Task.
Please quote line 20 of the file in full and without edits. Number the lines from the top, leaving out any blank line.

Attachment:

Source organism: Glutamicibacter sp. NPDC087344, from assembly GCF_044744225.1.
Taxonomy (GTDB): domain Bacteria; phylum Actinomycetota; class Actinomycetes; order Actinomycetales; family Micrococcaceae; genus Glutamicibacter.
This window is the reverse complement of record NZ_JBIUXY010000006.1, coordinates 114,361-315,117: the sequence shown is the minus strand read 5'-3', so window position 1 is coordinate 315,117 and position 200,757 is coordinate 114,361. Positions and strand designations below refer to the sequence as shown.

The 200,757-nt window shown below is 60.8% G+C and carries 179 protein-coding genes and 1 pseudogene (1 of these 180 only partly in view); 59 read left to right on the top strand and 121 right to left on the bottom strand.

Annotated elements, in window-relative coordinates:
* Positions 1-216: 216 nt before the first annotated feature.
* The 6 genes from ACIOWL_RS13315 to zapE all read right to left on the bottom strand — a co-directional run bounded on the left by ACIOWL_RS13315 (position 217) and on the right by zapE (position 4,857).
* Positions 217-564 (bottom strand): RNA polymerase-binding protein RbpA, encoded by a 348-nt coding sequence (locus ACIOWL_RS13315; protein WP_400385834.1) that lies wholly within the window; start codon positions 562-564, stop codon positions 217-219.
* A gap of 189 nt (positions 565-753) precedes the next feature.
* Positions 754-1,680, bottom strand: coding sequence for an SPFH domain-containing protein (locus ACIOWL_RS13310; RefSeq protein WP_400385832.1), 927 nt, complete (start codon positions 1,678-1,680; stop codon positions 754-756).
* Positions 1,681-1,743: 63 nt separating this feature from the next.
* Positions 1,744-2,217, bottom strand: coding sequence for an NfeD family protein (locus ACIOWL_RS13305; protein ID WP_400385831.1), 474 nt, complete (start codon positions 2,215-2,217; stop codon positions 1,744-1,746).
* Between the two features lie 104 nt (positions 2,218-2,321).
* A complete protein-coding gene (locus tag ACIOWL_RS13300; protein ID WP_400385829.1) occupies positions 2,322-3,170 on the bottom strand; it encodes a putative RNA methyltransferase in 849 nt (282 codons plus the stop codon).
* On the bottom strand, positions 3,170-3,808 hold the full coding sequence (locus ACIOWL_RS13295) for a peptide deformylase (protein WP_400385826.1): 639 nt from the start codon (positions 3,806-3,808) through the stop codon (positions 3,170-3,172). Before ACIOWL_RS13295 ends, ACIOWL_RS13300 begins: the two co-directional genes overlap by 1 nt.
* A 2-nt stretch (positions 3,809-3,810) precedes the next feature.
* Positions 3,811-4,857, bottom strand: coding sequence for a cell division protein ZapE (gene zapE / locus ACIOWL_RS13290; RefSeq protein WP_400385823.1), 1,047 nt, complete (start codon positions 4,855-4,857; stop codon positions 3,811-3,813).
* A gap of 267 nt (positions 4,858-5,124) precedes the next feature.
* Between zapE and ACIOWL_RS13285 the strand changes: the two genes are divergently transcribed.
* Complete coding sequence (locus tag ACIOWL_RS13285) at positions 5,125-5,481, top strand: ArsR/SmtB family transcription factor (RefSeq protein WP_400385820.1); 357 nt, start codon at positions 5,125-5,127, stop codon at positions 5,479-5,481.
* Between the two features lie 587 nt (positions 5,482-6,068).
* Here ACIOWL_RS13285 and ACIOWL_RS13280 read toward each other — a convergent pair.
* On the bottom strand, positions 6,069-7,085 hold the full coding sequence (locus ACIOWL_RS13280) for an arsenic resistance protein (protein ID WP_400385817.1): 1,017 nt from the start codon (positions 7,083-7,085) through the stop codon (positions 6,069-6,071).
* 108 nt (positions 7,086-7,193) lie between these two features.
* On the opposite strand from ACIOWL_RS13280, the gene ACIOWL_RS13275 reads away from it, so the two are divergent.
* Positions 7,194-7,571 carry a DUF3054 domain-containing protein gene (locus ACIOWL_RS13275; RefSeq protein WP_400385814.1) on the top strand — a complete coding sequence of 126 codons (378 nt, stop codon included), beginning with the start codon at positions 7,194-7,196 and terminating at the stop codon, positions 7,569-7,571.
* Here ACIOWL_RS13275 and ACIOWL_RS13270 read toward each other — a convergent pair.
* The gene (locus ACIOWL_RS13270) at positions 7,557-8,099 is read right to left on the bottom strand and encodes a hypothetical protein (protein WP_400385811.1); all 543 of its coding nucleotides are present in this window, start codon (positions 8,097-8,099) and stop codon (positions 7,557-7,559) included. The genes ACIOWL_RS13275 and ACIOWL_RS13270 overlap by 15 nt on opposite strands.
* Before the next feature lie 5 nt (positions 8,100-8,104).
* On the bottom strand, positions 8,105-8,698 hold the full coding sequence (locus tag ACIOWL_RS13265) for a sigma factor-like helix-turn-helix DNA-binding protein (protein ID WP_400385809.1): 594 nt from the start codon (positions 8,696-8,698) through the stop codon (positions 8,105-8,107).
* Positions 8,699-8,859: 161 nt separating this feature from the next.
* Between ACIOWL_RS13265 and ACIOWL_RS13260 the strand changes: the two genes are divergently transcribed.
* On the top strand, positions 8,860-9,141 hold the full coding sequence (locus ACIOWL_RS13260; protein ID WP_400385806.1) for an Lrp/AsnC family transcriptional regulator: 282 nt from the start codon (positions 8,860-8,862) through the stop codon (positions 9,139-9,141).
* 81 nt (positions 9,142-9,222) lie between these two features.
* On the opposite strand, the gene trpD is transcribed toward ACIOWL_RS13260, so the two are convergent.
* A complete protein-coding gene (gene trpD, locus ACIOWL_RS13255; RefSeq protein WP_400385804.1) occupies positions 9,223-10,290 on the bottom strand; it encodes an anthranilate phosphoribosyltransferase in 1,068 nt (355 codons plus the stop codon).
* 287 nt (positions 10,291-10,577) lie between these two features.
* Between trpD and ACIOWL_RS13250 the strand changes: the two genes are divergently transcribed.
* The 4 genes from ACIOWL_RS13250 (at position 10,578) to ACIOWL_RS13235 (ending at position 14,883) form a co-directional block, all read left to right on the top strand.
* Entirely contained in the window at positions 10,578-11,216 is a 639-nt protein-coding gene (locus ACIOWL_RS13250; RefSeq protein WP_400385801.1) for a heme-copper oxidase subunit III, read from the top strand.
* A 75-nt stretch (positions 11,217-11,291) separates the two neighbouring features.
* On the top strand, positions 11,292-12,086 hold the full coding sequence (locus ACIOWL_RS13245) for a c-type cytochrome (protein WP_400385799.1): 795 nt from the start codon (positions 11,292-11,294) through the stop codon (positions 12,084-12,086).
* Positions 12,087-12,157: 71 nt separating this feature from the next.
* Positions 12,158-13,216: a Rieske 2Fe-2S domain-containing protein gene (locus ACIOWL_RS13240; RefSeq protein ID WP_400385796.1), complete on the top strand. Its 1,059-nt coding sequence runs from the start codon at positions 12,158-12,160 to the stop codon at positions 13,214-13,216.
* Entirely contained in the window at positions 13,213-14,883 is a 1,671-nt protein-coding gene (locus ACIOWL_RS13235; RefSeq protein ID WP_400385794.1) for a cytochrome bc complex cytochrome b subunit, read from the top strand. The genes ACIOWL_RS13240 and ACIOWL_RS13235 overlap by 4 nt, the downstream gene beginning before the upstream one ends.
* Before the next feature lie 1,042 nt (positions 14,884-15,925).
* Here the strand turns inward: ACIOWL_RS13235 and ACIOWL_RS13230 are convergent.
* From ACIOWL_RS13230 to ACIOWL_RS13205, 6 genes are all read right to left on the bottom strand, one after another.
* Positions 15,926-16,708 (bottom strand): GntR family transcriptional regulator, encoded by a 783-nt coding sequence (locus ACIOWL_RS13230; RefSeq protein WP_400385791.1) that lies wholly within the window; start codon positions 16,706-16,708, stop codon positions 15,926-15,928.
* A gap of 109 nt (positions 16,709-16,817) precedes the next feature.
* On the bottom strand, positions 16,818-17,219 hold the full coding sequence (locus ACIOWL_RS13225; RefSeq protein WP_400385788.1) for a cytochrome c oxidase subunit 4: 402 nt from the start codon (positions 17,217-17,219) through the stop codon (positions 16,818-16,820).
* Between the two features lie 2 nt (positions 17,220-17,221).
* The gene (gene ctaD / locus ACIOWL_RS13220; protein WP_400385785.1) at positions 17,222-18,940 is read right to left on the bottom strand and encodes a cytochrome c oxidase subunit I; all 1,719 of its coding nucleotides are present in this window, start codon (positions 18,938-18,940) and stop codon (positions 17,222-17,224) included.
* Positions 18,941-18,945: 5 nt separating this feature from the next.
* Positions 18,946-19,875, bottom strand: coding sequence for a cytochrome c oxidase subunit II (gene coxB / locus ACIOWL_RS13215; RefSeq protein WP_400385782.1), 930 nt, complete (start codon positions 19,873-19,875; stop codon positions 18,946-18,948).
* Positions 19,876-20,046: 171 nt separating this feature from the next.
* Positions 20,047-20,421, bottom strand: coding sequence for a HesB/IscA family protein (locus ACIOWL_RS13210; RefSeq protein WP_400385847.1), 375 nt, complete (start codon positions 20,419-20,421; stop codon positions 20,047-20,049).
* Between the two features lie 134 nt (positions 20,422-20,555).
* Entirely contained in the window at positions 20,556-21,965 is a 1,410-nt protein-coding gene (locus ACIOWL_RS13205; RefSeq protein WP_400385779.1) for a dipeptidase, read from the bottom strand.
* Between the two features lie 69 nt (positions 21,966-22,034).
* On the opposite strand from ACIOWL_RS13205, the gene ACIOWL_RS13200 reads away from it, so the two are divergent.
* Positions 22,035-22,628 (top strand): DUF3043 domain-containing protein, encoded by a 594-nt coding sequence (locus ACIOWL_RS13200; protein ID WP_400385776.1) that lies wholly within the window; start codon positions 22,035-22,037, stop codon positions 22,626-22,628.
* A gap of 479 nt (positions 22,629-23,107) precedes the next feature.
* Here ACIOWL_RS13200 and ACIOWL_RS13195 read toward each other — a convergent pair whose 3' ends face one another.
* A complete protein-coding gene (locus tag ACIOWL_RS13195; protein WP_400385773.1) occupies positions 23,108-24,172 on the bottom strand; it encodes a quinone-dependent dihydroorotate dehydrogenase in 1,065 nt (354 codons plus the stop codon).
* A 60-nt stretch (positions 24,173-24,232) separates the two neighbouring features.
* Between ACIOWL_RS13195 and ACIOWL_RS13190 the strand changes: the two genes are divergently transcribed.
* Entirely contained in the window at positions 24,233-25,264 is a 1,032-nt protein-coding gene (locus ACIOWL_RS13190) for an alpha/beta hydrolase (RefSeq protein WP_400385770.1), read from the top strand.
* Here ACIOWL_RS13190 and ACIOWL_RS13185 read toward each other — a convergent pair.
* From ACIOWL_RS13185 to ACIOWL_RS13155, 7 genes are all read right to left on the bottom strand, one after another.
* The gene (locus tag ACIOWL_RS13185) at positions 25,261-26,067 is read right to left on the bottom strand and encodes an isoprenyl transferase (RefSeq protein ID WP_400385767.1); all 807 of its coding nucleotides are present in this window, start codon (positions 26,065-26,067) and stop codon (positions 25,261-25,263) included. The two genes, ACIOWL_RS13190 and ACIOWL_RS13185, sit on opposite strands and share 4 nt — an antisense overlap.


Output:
* Complete coding sequence (locus tag ACIOWL_RS13285) at positions 5,125-5,481, top strand: ArsR/SmtB family transcription factor (RefSeq protein WP_400385820.1); 357 nt, start codon at positions 5,125-5,127, stop codon at positions 5,479-5,481.